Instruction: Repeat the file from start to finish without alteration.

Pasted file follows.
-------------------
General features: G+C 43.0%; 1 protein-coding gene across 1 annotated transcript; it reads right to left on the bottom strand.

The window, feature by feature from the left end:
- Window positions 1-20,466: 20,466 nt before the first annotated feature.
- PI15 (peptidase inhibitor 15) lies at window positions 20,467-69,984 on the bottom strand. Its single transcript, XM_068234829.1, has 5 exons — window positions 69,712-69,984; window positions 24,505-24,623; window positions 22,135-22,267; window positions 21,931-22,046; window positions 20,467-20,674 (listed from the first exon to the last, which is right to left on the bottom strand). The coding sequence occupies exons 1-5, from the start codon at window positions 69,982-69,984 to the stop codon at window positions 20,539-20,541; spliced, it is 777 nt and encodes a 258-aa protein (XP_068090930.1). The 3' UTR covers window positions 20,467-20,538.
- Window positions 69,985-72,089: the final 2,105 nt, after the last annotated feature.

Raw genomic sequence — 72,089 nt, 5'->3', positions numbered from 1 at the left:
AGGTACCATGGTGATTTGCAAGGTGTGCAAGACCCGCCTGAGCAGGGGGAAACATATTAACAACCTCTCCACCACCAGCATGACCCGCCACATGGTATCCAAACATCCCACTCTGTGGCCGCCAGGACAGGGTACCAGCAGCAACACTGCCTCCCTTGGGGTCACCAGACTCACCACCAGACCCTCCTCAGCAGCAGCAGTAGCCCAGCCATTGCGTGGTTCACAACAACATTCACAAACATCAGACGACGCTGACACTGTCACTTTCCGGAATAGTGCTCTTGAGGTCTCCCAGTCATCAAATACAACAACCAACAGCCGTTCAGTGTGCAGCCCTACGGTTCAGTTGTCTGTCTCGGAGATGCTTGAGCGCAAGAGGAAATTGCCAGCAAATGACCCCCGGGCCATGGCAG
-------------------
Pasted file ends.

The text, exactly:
General features: G+C 43.0%; 1 protein-coding gene across 1 annotated transcript; it reads right to left on the bottom strand.

The window, feature by feature from the left end:
- Window positions 1-20,466: 20,466 nt before the first annotated feature.
- PI15 (peptidase inhibitor 15) lies at window positions 20,467-69,984 on the bottom strand. Its single transcript, XM_068234829.1, has 5 exons — window positions 69,712-69,984; window positions 24,505-24,623; window positions 22,135-22,267; window positions 21,931-22,046; window positions 20,467-20,674 (listed from the first exon to the last, which is right to left on the bottom strand). The coding sequence occupies exons 1-5, from the start codon at window positions 69,982-69,984 to the stop codon at window positions 20,539-20,541; spliced, it is 777 nt and encodes a 258-aa protein (XP_068090930.1). The 3' UTR covers window positions 20,467-20,538.
- Window positions 69,985-72,089: the final 2,105 nt, after the last annotated feature.

Raw genomic sequence — 72,089 nt, 5'->3', positions numbered from 1 at the left:
AGGTACCATGGTGATTTGCAAGGTGTGCAAGACCCGCCTGAGCAGGGGGAAACATATTAACAACCTCTCCACCACCAGCATGACCCGCCACATGGTATCCAAACATCCCACTCTGTGGCCGCCAGGACAGGGTACCAGCAGCAACACTGCCTCCCTTGGGGTCACCAGACTCACCACCAGACCCTCCTCAGCAGCAGCAGTAGCCCAGCCATTGCGTGGTTCACAACAACATTCACAAACATCAGACGACGCTGACACTGTCACTTTCCGGAATAGTGCTCTTGAGGTCTCCCAGTCATCAAATACAACAACCAACAGCCGTTCAGTGTGCAGCCCTACGGTTCAGTTGTCTGTCTCGGAGATGCTTGAGCGCAAGAGGAAATTGCCAGCAAATGACCCCCGGGCCATGGCAG